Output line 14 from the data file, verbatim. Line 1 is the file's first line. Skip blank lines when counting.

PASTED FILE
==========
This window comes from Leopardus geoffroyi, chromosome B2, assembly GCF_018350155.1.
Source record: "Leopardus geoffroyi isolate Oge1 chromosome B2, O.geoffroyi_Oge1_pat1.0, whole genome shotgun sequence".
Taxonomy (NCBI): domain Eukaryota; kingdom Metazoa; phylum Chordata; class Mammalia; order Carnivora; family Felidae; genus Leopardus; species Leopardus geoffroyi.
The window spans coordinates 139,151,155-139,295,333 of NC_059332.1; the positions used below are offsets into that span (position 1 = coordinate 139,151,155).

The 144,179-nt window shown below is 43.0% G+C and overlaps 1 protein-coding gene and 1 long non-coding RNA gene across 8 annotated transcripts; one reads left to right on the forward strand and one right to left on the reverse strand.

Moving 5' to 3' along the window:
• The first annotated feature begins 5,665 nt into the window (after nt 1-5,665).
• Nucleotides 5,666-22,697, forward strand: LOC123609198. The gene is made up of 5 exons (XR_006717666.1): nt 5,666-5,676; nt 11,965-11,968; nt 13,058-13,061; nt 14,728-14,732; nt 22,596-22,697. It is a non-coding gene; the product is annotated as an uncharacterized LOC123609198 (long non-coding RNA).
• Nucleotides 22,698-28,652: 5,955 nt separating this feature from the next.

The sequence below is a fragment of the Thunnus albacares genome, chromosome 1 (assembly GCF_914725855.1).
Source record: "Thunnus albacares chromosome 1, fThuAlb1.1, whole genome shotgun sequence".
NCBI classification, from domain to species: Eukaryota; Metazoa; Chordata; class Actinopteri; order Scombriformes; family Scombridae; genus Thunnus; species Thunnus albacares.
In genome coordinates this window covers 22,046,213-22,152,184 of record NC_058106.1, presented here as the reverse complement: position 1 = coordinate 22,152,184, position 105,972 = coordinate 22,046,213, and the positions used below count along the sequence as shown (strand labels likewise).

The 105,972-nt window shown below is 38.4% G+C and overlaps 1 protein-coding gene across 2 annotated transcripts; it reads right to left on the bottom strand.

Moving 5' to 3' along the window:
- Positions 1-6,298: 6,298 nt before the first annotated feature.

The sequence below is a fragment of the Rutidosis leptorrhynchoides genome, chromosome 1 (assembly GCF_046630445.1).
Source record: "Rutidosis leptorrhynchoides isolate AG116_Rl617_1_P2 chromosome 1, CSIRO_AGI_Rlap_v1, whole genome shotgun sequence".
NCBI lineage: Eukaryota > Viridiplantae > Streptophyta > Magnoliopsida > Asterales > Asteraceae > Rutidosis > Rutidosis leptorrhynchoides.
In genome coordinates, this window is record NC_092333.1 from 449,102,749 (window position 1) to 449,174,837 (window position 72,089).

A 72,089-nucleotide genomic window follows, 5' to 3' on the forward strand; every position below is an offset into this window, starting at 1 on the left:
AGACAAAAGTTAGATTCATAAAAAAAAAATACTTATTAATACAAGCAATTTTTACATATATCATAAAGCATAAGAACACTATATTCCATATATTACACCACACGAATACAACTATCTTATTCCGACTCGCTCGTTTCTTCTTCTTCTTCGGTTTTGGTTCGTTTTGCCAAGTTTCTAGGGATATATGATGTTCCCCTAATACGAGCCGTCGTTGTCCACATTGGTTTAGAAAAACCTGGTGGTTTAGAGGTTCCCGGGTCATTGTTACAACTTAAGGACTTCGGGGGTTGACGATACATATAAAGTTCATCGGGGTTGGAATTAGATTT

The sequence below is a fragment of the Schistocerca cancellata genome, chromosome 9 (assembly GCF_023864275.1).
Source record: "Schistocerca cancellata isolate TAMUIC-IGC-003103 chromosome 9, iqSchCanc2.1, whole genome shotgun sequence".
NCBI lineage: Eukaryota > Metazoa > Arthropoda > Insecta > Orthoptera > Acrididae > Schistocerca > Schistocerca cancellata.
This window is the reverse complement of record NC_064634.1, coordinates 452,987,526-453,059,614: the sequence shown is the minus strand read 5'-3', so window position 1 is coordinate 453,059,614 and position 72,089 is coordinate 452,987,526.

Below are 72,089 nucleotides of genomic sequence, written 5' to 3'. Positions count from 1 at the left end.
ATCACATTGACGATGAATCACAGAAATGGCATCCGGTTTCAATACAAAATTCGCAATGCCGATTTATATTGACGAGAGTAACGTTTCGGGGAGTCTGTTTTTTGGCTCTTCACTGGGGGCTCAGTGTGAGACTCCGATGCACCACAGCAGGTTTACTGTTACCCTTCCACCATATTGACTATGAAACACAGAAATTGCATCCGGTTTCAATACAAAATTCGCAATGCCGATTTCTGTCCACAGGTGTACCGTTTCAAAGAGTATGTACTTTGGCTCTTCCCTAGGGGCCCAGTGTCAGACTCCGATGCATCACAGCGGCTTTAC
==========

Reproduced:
The 105,972-nt window shown below is 38.4% G+C and overlaps 1 protein-coding gene across 2 annotated transcripts; it reads right to left on the bottom strand.